PCB Array Basics

Focus on getting the most parts per panel, not arrays per panel

When designing an array it’s important to achieve the highest number of parts per panel, not arrays per panel. You might guess that more parts on the array will equal more parts on the panel, but that's not always true. In some cases, an array with fewer parts will be more efficient and get more parts per panel.

Consider these two array designs, one with 10 parts on the array and the other with 9 parts. The 9 part array is actually better on the same panel size, because the 9 part array has more efficient material utilization. The 9 part array yields 9 more parts per panel, taking the part per panel yield from 90 parts to 99 parts. This improvement could lead to significant cost savings on a production run.

Part size: 1.0 x 2.0
Space: 0.062
Borders: 0.562

Panel size: 18.0 x 24.0
Space: 0.1
Minimum borders: 0.75

Not Optimized
10 parts per array (5 x 2)
9 arrays per panel
90 parts per panel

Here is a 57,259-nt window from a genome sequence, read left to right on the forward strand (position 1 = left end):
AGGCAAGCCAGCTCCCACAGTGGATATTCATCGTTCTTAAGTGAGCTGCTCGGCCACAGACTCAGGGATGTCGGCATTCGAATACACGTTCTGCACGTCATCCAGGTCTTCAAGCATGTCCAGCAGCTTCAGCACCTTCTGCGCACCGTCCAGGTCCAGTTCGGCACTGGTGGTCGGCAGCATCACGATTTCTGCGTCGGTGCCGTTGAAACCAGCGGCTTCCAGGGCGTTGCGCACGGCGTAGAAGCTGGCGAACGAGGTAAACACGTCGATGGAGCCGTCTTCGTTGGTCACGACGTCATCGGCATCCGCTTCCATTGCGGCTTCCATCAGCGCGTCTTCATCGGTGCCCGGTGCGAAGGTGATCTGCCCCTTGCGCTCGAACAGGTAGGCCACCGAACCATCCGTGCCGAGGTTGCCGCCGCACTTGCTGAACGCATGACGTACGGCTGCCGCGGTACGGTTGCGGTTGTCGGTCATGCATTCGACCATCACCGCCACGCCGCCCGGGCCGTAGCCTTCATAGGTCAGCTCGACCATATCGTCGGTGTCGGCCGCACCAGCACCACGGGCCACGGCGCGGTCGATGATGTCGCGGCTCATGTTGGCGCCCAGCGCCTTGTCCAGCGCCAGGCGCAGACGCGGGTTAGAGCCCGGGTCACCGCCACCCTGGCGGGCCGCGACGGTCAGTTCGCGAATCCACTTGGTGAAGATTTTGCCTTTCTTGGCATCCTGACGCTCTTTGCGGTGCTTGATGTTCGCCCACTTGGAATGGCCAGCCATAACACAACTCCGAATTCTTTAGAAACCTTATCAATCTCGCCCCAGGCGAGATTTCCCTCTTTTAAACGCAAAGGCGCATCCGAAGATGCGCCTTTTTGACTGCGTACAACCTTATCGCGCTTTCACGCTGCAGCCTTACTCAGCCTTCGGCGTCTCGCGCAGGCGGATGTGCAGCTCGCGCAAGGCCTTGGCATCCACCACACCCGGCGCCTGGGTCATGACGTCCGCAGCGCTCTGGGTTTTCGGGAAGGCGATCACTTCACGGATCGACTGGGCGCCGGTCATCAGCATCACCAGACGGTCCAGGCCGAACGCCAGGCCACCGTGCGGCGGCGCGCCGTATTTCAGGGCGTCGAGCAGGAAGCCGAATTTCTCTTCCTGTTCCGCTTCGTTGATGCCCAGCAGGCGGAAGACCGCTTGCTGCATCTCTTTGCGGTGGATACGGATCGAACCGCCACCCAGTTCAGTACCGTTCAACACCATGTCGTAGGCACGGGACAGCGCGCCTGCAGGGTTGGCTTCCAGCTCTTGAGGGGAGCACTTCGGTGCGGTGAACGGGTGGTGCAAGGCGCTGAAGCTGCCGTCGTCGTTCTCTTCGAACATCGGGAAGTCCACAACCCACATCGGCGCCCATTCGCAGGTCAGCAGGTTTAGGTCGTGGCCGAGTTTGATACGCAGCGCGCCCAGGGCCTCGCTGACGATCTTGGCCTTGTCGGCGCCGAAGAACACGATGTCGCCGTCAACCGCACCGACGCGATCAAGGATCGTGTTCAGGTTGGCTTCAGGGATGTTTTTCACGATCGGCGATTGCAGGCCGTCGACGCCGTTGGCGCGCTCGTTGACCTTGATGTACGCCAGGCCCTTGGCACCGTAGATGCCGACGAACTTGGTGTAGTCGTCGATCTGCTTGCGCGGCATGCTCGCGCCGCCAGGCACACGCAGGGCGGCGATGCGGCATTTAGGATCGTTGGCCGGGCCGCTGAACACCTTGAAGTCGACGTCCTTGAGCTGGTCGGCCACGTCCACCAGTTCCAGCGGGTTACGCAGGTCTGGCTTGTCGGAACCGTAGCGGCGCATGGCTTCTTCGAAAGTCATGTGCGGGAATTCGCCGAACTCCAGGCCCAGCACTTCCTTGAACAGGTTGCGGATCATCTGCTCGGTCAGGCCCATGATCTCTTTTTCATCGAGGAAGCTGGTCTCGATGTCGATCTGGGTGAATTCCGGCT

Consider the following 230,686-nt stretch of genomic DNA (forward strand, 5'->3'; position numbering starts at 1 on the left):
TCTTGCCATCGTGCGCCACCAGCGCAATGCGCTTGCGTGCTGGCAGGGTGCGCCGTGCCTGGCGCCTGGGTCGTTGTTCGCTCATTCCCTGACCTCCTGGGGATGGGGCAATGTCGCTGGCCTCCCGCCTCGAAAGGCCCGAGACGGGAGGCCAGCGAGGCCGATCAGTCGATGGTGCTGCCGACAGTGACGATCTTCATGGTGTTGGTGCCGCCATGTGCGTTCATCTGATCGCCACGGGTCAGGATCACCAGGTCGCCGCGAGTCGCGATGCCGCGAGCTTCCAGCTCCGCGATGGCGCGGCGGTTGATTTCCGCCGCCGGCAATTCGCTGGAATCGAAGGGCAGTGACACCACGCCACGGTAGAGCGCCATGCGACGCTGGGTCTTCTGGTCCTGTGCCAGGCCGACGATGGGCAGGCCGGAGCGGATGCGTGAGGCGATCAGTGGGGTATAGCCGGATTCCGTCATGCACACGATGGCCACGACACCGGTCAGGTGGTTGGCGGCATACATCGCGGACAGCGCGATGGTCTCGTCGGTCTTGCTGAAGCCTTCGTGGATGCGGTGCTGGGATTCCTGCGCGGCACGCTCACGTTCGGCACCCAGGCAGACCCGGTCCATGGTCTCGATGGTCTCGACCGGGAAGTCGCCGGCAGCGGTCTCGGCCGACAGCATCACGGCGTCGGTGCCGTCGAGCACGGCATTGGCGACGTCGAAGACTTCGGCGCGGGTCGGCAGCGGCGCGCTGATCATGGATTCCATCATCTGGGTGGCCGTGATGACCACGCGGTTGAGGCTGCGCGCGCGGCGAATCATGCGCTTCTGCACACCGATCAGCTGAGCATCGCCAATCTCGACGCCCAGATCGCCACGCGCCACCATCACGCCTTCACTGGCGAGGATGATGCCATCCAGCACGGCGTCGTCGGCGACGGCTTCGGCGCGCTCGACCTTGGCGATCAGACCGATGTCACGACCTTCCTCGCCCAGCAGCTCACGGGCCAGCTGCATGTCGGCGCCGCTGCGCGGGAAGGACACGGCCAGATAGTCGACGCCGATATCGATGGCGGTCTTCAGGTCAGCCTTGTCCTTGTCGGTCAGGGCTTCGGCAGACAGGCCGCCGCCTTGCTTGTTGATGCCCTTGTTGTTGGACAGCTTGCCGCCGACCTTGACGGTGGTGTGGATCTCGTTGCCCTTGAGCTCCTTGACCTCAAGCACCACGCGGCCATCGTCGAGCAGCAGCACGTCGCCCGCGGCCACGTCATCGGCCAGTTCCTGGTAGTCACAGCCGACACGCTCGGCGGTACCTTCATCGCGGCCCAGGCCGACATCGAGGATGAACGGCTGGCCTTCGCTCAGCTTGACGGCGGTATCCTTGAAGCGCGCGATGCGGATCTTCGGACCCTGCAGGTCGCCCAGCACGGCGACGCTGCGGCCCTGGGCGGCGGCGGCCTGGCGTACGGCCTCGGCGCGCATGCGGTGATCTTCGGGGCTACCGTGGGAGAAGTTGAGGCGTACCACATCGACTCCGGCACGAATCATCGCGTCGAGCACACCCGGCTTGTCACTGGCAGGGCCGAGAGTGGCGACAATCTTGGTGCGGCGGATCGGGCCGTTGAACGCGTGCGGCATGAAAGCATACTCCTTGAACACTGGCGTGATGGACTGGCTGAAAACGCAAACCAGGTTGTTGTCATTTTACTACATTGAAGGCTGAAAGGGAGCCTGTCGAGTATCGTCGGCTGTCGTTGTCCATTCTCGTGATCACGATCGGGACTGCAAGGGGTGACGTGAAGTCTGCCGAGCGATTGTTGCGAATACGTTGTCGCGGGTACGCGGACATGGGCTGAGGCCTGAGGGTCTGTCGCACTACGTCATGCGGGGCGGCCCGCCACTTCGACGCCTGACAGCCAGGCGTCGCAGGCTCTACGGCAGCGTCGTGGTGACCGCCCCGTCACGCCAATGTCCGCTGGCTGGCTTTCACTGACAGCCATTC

41.7% part/panel utilization

Array Layout Result

9 parts per array (3 x 3)
11 arrays per panel
99 parts per panel
45.8% part/panel utilization

Array Layout Result

Always calculate the array within the context of the manufacturing panel size to find the best array design for each panel. Since your supplier may use several different panel sizes, finding the best array design for each panel size can be a complex challenge. Fortunately, KwckFit's panel calculators can easily calculate the best array design for any panel size.

To learn more about the importance of designing the array for the manufacturing panel read PCB Panelization Basics and other array design considerations for the assembly process.

Finally, add KwickFit to your designers toolbox. It makes light work of finding the best PCB array design for any panel size. With KwickFit, you'll be sure to get the lowest PCB price from your supplier.

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